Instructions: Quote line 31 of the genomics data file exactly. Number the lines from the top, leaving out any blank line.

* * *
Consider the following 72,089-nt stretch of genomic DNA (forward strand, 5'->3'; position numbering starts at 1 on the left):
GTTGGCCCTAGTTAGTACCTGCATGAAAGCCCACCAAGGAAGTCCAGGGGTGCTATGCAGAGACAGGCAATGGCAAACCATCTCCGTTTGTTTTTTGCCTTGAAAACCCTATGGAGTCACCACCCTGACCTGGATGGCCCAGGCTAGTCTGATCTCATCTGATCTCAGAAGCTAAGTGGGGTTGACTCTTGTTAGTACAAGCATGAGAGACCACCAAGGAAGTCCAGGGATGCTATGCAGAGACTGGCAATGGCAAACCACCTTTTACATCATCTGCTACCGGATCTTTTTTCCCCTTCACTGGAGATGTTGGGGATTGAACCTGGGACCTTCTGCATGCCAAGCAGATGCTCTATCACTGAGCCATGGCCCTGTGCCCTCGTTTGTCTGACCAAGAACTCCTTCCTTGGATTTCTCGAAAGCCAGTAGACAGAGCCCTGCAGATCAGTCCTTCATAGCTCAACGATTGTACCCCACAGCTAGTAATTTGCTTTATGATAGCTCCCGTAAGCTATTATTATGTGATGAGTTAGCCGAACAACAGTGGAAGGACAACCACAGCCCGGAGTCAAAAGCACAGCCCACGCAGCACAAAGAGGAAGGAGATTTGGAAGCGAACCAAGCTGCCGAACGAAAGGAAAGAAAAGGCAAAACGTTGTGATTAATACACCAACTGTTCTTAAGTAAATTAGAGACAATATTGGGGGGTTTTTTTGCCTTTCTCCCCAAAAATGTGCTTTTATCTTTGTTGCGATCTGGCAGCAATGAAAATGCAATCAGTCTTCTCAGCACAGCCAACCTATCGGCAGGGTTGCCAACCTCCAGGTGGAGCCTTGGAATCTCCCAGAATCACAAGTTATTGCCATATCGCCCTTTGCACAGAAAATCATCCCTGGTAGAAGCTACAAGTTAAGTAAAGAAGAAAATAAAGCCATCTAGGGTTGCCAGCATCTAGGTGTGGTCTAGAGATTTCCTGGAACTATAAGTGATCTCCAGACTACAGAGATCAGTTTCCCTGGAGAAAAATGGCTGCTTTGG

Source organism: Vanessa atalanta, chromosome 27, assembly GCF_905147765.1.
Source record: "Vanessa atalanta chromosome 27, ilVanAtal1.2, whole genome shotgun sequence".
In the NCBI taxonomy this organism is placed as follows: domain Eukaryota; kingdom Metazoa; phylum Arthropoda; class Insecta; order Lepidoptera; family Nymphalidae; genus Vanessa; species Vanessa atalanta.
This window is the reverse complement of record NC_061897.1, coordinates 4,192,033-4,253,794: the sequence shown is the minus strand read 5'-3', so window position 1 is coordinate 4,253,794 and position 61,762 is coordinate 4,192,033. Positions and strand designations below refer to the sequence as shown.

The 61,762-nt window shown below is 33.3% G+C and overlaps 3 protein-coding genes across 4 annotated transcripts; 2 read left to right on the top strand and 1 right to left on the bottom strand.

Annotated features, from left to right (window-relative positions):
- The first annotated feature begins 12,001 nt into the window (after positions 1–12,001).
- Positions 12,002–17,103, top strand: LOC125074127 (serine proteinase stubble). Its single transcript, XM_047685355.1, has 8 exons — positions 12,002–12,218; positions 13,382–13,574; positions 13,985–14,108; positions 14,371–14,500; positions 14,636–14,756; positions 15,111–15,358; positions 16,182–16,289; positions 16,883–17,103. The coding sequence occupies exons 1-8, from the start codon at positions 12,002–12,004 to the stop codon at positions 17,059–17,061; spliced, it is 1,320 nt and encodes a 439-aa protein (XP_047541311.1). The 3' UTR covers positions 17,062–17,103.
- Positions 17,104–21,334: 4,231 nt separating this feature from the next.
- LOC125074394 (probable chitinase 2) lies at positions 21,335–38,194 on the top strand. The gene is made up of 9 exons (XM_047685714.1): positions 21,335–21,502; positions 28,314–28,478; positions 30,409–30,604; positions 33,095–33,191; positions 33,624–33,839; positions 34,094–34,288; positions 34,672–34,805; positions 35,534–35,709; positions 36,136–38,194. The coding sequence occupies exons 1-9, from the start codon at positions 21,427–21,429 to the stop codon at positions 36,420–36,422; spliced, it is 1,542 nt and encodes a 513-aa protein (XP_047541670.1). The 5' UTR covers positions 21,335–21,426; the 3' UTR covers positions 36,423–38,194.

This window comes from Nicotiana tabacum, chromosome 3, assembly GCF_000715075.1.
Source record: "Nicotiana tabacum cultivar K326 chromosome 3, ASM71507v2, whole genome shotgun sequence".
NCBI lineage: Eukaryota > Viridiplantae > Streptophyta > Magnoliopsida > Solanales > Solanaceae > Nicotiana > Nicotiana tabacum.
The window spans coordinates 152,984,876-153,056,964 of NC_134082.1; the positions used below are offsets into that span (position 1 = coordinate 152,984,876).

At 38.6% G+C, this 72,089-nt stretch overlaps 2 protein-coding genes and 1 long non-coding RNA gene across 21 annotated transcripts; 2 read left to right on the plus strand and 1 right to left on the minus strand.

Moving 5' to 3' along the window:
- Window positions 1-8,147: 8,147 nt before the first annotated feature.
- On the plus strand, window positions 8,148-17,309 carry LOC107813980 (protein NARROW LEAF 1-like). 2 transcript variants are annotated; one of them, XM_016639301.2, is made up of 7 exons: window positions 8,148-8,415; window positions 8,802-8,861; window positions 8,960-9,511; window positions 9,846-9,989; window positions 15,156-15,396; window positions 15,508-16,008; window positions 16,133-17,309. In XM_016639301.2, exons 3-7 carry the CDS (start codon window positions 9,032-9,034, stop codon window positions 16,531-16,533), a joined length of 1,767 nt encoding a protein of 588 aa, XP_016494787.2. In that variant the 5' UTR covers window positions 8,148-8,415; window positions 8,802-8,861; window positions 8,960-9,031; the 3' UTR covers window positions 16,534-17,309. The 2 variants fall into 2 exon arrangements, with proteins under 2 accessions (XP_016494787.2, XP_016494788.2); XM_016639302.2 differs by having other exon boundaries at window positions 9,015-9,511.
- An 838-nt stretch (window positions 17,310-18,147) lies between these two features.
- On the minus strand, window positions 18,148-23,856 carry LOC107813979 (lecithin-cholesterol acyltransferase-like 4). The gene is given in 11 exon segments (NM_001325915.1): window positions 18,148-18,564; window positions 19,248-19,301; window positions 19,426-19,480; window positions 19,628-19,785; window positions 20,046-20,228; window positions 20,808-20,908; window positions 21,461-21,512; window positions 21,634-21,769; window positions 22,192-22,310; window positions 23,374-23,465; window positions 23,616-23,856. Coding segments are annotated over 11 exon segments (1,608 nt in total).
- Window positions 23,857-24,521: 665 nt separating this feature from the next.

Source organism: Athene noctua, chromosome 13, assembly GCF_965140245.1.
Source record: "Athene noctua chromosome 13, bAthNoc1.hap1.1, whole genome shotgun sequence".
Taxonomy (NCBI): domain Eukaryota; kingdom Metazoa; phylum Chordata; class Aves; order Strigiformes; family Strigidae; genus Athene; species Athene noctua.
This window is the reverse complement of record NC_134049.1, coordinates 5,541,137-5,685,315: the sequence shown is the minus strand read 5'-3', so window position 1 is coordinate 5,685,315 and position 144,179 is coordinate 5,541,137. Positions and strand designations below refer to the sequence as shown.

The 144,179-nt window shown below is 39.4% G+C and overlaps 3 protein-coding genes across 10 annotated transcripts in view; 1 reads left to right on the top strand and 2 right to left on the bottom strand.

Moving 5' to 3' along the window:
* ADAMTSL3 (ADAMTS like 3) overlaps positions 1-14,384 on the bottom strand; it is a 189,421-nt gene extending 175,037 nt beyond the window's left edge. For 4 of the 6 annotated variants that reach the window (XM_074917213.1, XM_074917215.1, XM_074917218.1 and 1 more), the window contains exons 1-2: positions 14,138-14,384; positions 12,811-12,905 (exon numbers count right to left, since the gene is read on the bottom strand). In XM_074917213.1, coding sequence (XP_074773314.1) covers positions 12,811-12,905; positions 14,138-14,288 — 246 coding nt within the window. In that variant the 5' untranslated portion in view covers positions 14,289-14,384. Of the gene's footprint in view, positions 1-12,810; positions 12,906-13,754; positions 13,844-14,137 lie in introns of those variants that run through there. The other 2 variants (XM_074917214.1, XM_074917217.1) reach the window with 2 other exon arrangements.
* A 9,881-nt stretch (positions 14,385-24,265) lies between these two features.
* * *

* A 9,881-nt stretch (positions 14,385-24,265) lies between these two features.